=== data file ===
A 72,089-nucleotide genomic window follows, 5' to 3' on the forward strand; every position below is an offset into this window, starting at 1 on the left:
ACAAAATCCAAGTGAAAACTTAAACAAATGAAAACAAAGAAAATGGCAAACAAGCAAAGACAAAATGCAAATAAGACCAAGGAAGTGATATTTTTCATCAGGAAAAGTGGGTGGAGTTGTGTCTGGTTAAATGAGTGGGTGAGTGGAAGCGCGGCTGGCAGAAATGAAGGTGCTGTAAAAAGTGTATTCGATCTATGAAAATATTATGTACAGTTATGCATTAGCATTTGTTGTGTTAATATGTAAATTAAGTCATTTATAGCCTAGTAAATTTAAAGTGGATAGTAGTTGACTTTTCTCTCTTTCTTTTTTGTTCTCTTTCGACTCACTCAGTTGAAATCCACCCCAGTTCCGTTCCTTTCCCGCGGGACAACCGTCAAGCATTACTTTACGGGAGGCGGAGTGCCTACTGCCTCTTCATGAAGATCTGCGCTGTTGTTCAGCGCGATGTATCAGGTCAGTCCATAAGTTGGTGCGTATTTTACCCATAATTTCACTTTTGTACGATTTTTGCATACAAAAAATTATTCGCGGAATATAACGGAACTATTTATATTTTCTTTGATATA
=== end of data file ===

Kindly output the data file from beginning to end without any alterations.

A 72,089-nucleotide genomic window follows, 5' to 3' on the forward strand; every position below is an offset into this window, starting at 1 on the left:
ACAAAATCCAAGTGAAAACTTAAACAAATGAAAACAAAGAAAATGGCAAACAAGCAAAGACAAAATGCAAATAAGACCAAGGAAGTGATATTTTTCATCAGGAAAAGTGGGTGGAGTTGTGTCTGGTTAAATGAGTGGGTGAGTGGAAGCGCGGCTGGCAGAAATGAAGGTGCTGTAAAAAGTGTATTCGATCTATGAAAATATTATGTACAGTTATGCATTAGCATTTGTTGTGTTAATATGTAAATTAAGTCATTTATAGCCTAGTAAATTTAAAGTGGATAGTAGTTGACTTTTCTCTCTTTCTTTTTTGTTCTCTTTCGACTCACTCAGTTGAAATCCACCCCAGTTCCGTTCCTTTCCCGCGGGACAACCGTCAAGCATTACTTTACGGGAGGCGGAGTGCCTACTGCCTCTTCATGAAGATCTGCGCTGTTGTTCAGCGCGATGTATCAGGTCAGTCCATAAGTTGGTGCGTATTTTACCCATAATTTCACTTTTGTACGATTTTTGCATACAAAAAATTATTCGCGGAATATAACGGAACTATTTATATTTTCTTTGATATA